Today we have a sneak peek from author Stacy Juba’s young adult sports fiction book: Face-Off.
Brad’s twin brother T.J. has gotten himself out of the fancy prep school his father picked for him and into the public high school Brad attends. Now T.J., the bright light in his father’s eyes, is a shining new star on the hockey team where Brad once held the spotlight. And he’s testing his popularity with Brad’s friends, eyeing Brad’s girl and competing to be captain of the team. The whole school is rooting for a big double-strength win…not knowing that their twin hockey stars are heating up the ice for a winner takes all face-off.
In 1970, John Kowalski was one of many young, naive teenage soldiers sent to Vietnam to fight in an unpopular war. Dubbed “Cherries” by their more seasoned peers, these newbies suddenly found themselves thrust into the middle of a nightmare. Literally forced to become men overnight, they had to learn quickly, however, they were hardly ready to absorb the harsh mental, emotional, and physical stress of war. Once they come under fire and witness death first-hand, a life changing transition begins. Are you willing to join them on their quest for survival; to experience the fear, awe, drama and sorrow, witness the bravery and sometimes laugh at their humor? Want to understand why our military heroes are different when returning home?
Cherries – A Vietnam War Novel, the historical fiction novel by author John Podlaski, is available in eBook and audio book through Amazon.com and Amazon UK.
Don’t forget, you can cast your vote for trailer of the month on June 29, 2013 at 5 p.m. Pacific time.
Now & Again by E.A. Fournier
Genre: Science Fiction
Word Count: 70,000
When a day begins with burying your wife in an Ohio graveyard, most people would agree that it can’t get much worse, but for Kendall McCaslin and his son, Josh, it can. On their way back from the cemetery they’re caught in a chain-reaction traffic crash on the freeway and both killed. Surprisingly, they don’t stay dead.
The fatal crash propels father and son into a series of alternate timeline crashes that prove equally lethal until they fashion an escape route. Confused but intact, they struggle to understand what just happened. They know they survived but they can’t comprehend where they are now or why their own memories are in such conflict. It’s not that it’s all bad: in the new timeline, Kendall’s wife turns up alive again; but Josh’s longtime girlfriend has vanished. Oh, and along the way, they suddenly learn that they aren’t the only ones jumping timelines – and those others are not at all pleased.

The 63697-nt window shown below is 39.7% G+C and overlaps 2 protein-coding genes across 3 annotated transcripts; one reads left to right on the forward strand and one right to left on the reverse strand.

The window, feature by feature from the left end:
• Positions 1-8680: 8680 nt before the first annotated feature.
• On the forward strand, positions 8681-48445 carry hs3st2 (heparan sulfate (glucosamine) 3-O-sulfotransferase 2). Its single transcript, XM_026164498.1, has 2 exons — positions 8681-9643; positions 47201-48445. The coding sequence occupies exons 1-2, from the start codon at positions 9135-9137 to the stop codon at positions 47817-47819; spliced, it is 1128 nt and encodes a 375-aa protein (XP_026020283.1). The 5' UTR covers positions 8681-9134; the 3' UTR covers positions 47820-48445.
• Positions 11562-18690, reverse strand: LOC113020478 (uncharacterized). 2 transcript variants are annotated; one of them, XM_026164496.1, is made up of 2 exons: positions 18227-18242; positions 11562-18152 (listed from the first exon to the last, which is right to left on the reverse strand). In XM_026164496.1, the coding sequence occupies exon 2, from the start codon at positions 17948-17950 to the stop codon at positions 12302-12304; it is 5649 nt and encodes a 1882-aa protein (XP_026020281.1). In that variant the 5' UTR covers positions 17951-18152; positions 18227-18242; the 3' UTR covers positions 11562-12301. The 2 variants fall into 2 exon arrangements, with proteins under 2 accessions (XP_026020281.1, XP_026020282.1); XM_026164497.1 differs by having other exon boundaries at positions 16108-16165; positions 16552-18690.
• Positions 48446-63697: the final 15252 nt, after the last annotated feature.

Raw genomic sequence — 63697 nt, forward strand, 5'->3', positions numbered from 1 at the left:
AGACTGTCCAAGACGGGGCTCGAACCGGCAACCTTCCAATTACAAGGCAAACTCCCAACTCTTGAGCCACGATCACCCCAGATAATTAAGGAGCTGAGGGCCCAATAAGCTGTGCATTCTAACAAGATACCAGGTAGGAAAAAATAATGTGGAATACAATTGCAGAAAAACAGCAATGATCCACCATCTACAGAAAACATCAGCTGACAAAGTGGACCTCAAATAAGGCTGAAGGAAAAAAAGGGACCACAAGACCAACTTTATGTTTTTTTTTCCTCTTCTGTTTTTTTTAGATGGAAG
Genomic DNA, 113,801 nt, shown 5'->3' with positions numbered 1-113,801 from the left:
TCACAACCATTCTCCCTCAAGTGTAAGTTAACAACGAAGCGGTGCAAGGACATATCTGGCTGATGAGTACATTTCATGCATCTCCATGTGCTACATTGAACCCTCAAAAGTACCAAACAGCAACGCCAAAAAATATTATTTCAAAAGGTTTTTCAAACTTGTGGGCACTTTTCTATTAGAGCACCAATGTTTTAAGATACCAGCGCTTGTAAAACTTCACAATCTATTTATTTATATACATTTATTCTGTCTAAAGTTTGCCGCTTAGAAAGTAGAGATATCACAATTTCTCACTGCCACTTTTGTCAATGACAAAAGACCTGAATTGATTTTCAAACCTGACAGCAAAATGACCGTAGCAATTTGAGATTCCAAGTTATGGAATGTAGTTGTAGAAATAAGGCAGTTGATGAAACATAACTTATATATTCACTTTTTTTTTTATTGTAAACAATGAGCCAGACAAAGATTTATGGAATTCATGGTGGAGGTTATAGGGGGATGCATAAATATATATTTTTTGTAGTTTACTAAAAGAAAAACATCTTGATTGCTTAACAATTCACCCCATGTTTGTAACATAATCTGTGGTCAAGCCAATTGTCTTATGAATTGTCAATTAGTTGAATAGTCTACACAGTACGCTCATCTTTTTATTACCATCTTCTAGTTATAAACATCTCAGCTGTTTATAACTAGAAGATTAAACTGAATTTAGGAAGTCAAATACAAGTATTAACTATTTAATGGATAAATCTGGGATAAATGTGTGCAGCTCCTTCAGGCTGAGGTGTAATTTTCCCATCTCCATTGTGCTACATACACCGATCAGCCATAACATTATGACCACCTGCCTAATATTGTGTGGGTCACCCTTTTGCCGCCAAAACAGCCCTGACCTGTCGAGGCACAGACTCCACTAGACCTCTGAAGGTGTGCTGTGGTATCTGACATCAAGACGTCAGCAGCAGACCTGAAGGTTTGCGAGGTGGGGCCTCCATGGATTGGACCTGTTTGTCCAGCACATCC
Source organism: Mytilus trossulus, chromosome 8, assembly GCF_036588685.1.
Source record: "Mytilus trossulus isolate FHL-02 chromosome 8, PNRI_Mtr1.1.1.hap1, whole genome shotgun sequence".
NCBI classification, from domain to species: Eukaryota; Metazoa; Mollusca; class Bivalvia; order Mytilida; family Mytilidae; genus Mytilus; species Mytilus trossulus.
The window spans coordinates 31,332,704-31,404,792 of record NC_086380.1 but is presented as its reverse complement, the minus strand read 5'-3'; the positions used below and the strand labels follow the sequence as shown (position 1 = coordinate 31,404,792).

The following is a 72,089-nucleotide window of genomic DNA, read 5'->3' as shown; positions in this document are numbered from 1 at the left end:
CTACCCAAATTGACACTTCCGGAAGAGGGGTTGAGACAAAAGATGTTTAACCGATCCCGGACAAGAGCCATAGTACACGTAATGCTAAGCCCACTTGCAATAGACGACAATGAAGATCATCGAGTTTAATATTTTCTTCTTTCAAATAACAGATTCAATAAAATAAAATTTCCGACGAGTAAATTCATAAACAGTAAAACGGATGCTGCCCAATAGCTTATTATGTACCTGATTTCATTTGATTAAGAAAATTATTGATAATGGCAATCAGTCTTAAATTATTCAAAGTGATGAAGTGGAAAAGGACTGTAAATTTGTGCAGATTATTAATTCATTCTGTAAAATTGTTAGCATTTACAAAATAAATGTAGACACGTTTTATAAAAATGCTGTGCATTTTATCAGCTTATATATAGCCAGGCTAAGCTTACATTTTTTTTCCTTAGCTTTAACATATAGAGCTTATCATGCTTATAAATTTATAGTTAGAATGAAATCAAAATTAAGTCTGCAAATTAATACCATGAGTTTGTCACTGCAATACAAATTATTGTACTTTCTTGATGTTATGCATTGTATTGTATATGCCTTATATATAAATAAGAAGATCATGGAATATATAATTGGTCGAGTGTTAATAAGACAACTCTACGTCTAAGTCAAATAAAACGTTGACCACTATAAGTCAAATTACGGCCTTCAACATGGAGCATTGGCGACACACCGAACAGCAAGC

I was sitting in the Minion’s Mess the other day, enjoying my weekly ration of gruel (a thimbleful! I’ve progressed), when the EM walked in (with his spiced lobster with baby fennel, celeriac purée, saffron beurre noisette and fennel chilli mayonnaise) and joined me. We exchanged a few pleasantries. You know the sort of thing: how was life now that I had a candle to light my quarters, did I enjoy knife and fork privileges, third-world economy, the plight of the polar bear, yada yada. Anyway, we got to talking about what to feature in my future posts, and he suggested I could perhaps write about what authors did that I might find just an eensy bit annoying. Good heavens, I thought, that would set me up for the next twelve posts! O-n-l-y j-o-k-i-n-g…honest, honest.
But it was food for thought.
People, generally, are not backward in coming forward. We’re rather good at complaining, aren’t we? The British used not to be…stiff upper lip and all that…but we can sit along with the rest of the complaining community quite happily now. You see, it’s so easy these days: pick up the phone, or write a snotty email. No one can see you, you feel you can say what you want. Why wasn’t my fridge delivered on time? Why is there a dent in my new table? You forgot an item in my parcel. Just not good enough!!! Continue reading “A tribute to…you, the authors”